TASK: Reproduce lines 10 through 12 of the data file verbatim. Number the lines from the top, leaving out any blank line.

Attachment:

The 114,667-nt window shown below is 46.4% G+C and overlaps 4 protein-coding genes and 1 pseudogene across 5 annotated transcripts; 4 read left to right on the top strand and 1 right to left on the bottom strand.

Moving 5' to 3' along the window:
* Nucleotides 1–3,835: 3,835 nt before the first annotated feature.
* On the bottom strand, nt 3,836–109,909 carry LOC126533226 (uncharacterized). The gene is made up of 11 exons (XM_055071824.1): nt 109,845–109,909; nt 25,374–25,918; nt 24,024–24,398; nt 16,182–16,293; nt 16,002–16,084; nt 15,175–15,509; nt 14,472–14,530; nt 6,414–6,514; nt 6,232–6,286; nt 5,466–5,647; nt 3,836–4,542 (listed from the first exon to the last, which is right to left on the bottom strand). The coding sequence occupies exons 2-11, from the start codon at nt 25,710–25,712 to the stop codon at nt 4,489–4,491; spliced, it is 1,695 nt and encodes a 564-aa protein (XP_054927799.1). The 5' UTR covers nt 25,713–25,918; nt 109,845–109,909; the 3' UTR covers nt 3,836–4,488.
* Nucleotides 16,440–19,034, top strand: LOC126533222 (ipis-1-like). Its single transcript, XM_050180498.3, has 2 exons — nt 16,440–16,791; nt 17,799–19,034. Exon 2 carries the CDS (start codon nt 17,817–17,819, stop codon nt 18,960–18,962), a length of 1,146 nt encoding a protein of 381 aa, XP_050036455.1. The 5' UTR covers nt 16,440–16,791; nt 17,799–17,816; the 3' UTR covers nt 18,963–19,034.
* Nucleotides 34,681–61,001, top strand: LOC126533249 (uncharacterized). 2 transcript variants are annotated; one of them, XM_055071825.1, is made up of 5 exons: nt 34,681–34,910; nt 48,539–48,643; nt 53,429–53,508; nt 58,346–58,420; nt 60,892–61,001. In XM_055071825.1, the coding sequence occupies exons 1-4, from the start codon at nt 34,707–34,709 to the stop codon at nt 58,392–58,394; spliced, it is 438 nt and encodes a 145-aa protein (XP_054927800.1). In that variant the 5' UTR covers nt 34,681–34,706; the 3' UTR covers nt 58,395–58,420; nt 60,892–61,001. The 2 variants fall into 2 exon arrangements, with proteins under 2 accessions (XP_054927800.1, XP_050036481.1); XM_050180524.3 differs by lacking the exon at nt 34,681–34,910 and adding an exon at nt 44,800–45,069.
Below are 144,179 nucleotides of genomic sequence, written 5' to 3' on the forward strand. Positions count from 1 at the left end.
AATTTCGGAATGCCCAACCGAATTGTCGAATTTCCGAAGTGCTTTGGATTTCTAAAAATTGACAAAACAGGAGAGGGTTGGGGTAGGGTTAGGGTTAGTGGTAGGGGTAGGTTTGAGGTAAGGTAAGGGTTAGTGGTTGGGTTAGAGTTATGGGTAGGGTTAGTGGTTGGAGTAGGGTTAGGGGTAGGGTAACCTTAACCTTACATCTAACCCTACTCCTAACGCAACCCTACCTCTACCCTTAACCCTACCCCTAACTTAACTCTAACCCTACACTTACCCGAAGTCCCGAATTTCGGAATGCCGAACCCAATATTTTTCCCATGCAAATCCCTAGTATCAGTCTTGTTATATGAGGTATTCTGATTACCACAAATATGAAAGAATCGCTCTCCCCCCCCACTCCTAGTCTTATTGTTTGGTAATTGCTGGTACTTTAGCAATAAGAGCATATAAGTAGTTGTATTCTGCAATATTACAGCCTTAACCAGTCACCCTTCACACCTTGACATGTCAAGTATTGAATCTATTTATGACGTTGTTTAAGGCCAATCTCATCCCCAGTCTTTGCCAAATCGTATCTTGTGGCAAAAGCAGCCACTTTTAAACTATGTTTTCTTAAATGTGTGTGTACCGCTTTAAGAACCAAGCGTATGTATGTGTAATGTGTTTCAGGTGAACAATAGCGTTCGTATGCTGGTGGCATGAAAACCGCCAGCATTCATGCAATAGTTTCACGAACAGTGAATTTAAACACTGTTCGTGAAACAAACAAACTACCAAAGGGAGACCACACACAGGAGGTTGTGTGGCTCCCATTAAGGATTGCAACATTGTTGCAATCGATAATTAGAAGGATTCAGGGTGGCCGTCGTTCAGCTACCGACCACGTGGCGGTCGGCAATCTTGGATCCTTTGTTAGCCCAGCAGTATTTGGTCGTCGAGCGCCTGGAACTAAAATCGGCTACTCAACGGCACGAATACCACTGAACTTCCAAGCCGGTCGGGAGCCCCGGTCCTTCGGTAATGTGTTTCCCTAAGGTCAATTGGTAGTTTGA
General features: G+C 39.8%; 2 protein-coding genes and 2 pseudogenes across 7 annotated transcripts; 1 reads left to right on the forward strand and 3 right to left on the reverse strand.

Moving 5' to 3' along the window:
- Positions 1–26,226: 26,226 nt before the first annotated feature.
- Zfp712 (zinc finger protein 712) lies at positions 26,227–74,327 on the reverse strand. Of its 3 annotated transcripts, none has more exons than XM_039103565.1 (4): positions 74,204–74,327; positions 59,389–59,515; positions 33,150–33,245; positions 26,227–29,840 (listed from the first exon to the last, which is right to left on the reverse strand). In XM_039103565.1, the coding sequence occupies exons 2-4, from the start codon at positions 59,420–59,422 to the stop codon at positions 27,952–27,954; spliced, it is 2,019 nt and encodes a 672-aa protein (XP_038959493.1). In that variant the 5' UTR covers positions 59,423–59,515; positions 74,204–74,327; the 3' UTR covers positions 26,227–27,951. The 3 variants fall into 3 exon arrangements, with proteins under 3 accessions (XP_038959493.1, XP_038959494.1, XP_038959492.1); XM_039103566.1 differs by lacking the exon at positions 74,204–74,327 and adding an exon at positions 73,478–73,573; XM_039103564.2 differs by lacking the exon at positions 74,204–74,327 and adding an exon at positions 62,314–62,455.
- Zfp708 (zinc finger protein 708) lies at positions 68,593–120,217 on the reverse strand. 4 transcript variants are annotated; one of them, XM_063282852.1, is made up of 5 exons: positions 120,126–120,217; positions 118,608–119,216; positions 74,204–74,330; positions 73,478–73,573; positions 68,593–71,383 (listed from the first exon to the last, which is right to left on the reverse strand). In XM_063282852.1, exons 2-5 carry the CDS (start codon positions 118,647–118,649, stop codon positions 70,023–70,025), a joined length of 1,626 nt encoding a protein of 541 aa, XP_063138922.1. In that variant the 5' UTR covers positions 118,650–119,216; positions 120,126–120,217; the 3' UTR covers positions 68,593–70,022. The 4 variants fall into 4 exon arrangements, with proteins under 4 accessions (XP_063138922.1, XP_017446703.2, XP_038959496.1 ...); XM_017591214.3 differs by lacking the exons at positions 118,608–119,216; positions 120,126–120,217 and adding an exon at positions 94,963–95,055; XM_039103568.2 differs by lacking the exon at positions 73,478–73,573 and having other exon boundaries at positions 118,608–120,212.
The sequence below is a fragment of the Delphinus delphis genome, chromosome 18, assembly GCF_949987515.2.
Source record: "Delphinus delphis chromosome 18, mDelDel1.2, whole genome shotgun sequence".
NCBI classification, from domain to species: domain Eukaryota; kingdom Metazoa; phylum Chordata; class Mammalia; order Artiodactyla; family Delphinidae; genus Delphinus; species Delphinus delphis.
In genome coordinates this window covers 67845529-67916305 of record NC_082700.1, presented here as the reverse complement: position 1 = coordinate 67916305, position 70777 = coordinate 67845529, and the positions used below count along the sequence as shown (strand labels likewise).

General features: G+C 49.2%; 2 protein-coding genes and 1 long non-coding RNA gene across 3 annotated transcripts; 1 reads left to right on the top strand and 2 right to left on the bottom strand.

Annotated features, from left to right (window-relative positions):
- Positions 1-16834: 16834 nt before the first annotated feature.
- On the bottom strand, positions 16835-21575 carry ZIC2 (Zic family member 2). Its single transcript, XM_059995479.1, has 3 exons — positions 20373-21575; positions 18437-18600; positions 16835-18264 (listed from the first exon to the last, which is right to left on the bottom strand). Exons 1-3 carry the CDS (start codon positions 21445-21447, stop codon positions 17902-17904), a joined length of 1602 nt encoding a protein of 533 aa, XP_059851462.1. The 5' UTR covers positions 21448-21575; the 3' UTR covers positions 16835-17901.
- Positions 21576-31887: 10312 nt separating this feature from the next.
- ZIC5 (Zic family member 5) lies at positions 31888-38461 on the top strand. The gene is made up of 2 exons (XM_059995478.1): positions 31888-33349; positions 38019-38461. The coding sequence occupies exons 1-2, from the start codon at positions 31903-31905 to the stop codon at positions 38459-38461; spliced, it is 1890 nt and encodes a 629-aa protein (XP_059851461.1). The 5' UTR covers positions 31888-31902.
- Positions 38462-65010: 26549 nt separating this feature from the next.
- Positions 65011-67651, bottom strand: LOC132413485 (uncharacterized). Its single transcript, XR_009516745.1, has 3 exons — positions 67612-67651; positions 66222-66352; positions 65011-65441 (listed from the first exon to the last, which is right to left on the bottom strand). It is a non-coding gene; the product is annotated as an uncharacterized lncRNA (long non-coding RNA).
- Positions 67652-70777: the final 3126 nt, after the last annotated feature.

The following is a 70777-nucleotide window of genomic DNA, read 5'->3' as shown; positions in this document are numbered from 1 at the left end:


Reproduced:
Moving 5' to 3' along the window:
- Positions 1–26,226: 26,226 nt before the first annotated feature.
- Zfp712 (zinc finger protein 712) lies at positions 26,227–74,327 on the reverse strand. Of its 3 annotated transcripts, none has more exons than XM_039103565.1 (4): positions 74,204–74,327; positions 59,389–59,515; positions 33,150–33,245; positions 26,227–29,840 (listed from the first exon to the last, which is right to left on the reverse strand). In XM_039103565.1, the coding sequence occupies exons 2-4, from the start codon at positions 59,420–59,422 to the stop codon at positions 27,952–27,954; spliced, it is 2,019 nt and encodes a 672-aa protein (XP_038959493.1). In that variant the 5' UTR covers positions 59,423–59,515; positions 74,204–74,327; the 3' UTR covers positions 26,227–27,951. The 3 variants fall into 3 exon arrangements, with proteins under 3 accessions (XP_038959493.1, XP_038959494.1, XP_038959492.1); XM_039103566.1 differs by lacking the exon at positions 74,204–74,327 and adding an exon at positions 73,478–73,573; XM_039103564.2 differs by lacking the exon at positions 74,204–74,327 and adding an exon at positions 62,314–62,455.